Despite the strong sense of responsibility and expectations resting on this generation’s shoulders, teens do value and want to be a part of the inevitable change, hopefully for the good, that will address these local and global issues. Teens actually have strong opinions on what they would want to fix if given the chance and power to do so.

De Los Santos wants to focus on social changes like preventing discrimination, stating “we need equity, not equality.” They go on to say that if we didn’t put people in groups, and rather tried to see everyone as a whole, all human, “all lives matter,” we could have resolved the issue by now or at the very least have made a lot more progress. De Los Santos also expresses their passionate feelings towards the idea of universal health care. “When did bleeding become a privilege?” they questioned.

Woods, on the other hand believes equality is important, but would like to prioritize things like diplomatic relations and the preservation of natural resources first. She suggests taking preventative and preservative measures to begin to “rebuild the earth.” She also points out the message our diplomatic relationships are saying, “fight together or die alone.”

Flick offers the power of your voice.“If you say what you think and suddenly everyone’s like ‘Oh wait, I agree,’ well then you just started something.” She stresses that we need to work on our world’s ignorance. She wants to stress that it’s important for every person’s voice to be heard, but when one person says something, they have to let someone else speak too. “If everyone in the world is trying to speak at the same time, no one gets heard,” she said. “We’re ignorant to why other people think differently, so we don’t listen.”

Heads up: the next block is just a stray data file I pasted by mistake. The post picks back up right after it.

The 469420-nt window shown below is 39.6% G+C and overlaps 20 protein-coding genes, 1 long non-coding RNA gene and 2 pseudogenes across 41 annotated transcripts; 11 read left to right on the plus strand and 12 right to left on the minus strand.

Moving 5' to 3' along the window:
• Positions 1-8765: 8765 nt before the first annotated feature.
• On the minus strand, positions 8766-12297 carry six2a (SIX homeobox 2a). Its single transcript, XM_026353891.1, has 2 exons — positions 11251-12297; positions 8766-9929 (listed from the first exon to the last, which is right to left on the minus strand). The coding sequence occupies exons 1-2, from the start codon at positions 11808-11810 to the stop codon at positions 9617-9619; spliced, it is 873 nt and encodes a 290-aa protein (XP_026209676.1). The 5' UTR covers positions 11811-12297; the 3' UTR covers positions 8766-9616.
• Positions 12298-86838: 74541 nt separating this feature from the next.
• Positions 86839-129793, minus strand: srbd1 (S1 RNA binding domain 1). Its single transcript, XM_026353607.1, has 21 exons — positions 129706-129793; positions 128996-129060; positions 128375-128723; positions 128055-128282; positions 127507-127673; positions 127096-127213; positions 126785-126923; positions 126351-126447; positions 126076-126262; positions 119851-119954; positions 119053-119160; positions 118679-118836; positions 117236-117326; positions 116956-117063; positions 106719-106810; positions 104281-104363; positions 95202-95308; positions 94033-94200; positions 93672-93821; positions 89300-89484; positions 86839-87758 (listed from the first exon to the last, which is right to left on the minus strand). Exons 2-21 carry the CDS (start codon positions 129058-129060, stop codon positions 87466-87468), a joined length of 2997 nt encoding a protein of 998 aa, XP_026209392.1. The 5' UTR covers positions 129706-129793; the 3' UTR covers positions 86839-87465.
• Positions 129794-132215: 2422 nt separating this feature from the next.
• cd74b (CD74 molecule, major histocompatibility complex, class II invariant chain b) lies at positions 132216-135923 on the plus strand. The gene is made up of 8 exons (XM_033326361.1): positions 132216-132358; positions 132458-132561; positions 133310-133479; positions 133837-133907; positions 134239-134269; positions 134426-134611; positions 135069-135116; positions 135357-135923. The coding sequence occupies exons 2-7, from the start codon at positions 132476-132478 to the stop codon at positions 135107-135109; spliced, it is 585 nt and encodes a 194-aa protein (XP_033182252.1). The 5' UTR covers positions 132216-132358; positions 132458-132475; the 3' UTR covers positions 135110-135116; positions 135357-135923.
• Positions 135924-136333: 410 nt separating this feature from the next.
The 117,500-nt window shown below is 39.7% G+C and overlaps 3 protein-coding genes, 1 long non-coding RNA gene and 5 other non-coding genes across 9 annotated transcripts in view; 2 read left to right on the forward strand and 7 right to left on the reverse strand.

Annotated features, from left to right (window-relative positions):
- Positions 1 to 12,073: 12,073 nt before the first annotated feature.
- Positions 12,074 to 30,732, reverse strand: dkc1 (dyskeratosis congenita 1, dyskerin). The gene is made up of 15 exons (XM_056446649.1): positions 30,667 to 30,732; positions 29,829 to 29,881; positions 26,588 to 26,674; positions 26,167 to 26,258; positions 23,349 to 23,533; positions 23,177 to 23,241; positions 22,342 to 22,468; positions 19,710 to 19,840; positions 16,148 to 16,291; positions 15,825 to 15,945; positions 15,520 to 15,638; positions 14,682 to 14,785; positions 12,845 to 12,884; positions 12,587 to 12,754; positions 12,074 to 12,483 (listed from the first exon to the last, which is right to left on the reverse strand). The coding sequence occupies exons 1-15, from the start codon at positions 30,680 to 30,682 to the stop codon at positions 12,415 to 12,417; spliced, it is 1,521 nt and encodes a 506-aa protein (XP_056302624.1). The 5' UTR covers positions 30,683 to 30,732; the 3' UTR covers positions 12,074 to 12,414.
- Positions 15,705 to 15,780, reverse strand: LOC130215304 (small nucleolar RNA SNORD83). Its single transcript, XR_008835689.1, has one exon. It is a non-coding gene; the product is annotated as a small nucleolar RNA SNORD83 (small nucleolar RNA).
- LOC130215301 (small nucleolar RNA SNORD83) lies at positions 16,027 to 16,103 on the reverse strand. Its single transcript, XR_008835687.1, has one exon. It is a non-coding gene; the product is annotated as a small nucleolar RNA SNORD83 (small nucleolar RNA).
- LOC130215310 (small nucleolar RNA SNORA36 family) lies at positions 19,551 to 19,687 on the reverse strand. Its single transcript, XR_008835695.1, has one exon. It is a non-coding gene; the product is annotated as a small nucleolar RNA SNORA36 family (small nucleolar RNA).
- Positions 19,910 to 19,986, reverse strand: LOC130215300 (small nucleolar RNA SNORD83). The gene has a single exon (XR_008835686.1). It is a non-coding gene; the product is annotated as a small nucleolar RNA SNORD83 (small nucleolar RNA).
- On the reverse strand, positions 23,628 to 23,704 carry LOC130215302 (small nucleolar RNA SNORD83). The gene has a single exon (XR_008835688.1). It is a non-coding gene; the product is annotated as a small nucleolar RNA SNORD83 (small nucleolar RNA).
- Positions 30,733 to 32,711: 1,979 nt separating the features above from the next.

In addition to having strong ideas about the specific issues teens want to tackle, this generation also has ideas about how to address those issues as well as how to handle the enormous pressure teens experience in their day-to-day lives. Woods offers a variety of methods on how to approach solutions. She suggests lobbying local politicians, organizing or attending rallies or protests and joining speech and debate. She makes the point that one cannot tackle these issues if they don’t know how to debate in a civilized way.

De Los Santos thinks of a different approach in that knowledge is a powerful tool that an individual can use to their advantage. They want to learn more about these issues, as they make the point that a person cannot fight if they don’t know what they are fighting for. “I want to be able to put my ideas in motion,” De Los Santos said.

Oli Devereux, sophomore advises using social media to spread awareness of issues teens are passionate about. He claims that social media is more influential than people sometimes think. Just posting on an Instagram story can effect change!

But the solution that everyone interviewed could agree on was that this generation can’t do this alone. Older generations and younger generations should help too! This generation will count on older generations guiding us on how to approach issues that appear almost impossible to fix. They can lead by example, they can maintain good communication and above all else they should support and encourage this generation and younger generations going forward. Communication is important but ultimately it’s actions that will improve the problems in today’s world. “We need to become action based, not discussion based,” Woods said.